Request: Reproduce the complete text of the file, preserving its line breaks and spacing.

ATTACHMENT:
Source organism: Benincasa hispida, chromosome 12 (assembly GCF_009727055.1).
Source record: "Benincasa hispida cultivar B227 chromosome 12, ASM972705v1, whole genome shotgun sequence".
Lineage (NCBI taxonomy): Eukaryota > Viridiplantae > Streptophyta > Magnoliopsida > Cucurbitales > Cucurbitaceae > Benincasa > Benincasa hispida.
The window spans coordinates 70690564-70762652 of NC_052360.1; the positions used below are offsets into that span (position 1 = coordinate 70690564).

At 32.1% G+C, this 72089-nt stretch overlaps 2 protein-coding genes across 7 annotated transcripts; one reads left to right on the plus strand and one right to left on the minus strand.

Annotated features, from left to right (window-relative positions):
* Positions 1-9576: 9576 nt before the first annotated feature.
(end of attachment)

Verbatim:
Source organism: Benincasa hispida, chromosome 12 (assembly GCF_009727055.1).
Source record: "Benincasa hispida cultivar B227 chromosome 12, ASM972705v1, whole genome shotgun sequence".
Lineage (NCBI taxonomy): Eukaryota > Viridiplantae > Streptophyta > Magnoliopsida > Cucurbitales > Cucurbitaceae > Benincasa > Benincasa hispida.
The window spans coordinates 70690564-70762652 of NC_052360.1; the positions used below are offsets into that span (position 1 = coordinate 70690564).

At 32.1% G+C, this 72089-nt stretch overlaps 2 protein-coding genes across 7 annotated transcripts; one reads left to right on the plus strand and one right to left on the minus strand.

Annotated features, from left to right (window-relative positions):
* Positions 1-9576: 9576 nt before the first annotated feature.